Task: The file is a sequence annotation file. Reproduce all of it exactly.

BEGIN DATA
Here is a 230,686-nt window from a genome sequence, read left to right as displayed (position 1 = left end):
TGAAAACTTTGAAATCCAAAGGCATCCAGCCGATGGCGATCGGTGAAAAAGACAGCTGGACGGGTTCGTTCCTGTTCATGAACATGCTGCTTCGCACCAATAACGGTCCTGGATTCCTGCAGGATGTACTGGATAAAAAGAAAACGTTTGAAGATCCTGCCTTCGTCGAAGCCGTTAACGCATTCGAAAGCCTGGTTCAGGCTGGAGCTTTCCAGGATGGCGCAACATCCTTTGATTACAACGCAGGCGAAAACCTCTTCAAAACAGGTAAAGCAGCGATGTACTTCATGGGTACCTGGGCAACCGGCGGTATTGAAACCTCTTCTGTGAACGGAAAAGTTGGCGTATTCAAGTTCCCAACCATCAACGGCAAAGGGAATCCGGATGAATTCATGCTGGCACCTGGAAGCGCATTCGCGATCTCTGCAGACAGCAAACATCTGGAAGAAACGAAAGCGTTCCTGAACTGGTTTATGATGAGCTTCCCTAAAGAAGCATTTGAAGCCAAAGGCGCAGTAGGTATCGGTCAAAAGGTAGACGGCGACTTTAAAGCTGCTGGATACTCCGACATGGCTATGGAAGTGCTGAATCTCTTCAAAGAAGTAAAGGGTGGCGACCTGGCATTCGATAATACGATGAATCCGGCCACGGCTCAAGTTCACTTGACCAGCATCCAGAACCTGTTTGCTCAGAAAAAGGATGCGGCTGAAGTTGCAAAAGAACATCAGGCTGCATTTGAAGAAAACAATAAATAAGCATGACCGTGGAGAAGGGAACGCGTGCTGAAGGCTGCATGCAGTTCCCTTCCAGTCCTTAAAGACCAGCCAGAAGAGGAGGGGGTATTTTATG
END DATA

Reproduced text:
Here is a 230,686-nt window from a genome sequence, read left to right as displayed (position 1 = left end):
TGAAAACTTTGAAATCCAAAGGCATCCAGCCGATGGCGATCGGTGAAAAAGACAGCTGGACGGGTTCGTTCCTGTTCATGAACATGCTGCTTCGCACCAATAACGGTCCTGGATTCCTGCAGGATGTACTGGATAAAAAGAAAACGTTTGAAGATCCTGCCTTCGTCGAAGCCGTTAACGCATTCGAAAGCCTGGTTCAGGCTGGAGCTTTCCAGGATGGCGCAACATCCTTTGATTACAACGCAGGCGAAAACCTCTTCAAAACAGGTAAAGCAGCGATGTACTTCATGGGTACCTGGGCAACCGGCGGTATTGAAACCTCTTCTGTGAACGGAAAAGTTGGCGTATTCAAGTTCCCAACCATCAACGGCAAAGGGAATCCGGATGAATTCATGCTGGCACCTGGAAGCGCATTCGCGATCTCTGCAGACAGCAAACATCTGGAAGAAACGAAAGCGTTCCTGAACTGGTTTATGATGAGCTTCCCTAAAGAAGCATTTGAAGCCAAAGGCGCAGTAGGTATCGGTCAAAAGGTAGACGGCGACTTTAAAGCTGCTGGATACTCCGACATGGCTATGGAAGTGCTGAATCTCTTCAAAGAAGTAAAGGGTGGCGACCTGGCATTCGATAATACGATGAATCCGGCCACGGCTCAAGTTCACTTGACCAGCATCCAGAACCTGTTTGCTCAGAAAAAGGATGCGGCTGAAGTTGCAAAAGAACATCAGGCTGCATTTGAAGAAAACAATAAATAAGCATGACCGTGGAGAAGGGAACGCGTGCTGAAGGCTGCATGCAGTTCCCTTCCAGTCCTTAAAGACCAGCCAGAAGAGGAGGGGGTATTTTATG